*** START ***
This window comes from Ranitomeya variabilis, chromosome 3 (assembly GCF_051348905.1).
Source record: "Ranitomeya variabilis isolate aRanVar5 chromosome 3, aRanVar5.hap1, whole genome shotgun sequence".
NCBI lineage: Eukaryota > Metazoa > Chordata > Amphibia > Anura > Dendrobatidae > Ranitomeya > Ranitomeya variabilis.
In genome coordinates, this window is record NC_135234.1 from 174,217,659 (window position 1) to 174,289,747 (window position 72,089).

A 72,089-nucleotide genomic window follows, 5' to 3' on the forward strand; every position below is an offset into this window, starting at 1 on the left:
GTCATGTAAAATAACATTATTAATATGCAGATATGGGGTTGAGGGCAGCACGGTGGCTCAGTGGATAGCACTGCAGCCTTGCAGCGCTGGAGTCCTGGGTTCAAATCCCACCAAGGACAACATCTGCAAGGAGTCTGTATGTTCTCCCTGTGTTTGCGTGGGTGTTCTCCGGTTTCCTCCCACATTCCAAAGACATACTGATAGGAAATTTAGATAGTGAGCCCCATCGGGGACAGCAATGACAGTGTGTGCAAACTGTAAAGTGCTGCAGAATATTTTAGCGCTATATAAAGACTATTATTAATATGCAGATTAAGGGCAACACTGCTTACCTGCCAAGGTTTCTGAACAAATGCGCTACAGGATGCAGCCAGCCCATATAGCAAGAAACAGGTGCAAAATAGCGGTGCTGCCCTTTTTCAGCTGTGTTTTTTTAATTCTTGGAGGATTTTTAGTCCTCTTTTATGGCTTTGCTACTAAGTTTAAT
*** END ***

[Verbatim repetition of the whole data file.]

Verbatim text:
This window comes from Ranitomeya variabilis, chromosome 3 (assembly GCF_051348905.1).
Source record: "Ranitomeya variabilis isolate aRanVar5 chromosome 3, aRanVar5.hap1, whole genome shotgun sequence".
NCBI lineage: Eukaryota > Metazoa > Chordata > Amphibia > Anura > Dendrobatidae > Ranitomeya > Ranitomeya variabilis.
In genome coordinates, this window is record NC_135234.1 from 174,217,659 (window position 1) to 174,289,747 (window position 72,089).

A 72,089-nucleotide genomic window follows, 5' to 3' on the forward strand; every position below is an offset into this window, starting at 1 on the left:
GTCATGTAAAATAACATTATTAATATGCAGATATGGGGTTGAGGGCAGCACGGTGGCTCAGTGGATAGCACTGCAGCCTTGCAGCGCTGGAGTCCTGGGTTCAAATCCCACCAAGGACAACATCTGCAAGGAGTCTGTATGTTCTCCCTGTGTTTGCGTGGGTGTTCTCCGGTTTCCTCCCACATTCCAAAGACATACTGATAGGAAATTTAGATAGTGAGCCCCATCGGGGACAGCAATGACAGTGTGTGCAAACTGTAAAGTGCTGCAGAATATTTTAGCGCTATATAAAGACTATTATTAATATGCAGATTAAGGGCAACACTGCTTACCTGCCAAGGTTTCTGAACAAATGCGCTACAGGATGCAGCCAGCCCATATAGCAAGAAACAGGTGCAAAATAGCGGTGCTGCCCTTTTTCAGCTGTGTTTTTTTAATTCTTGGAGGATTTTTAGTCCTCTTTTATGGCTTTGCTACTAAGTTTAAT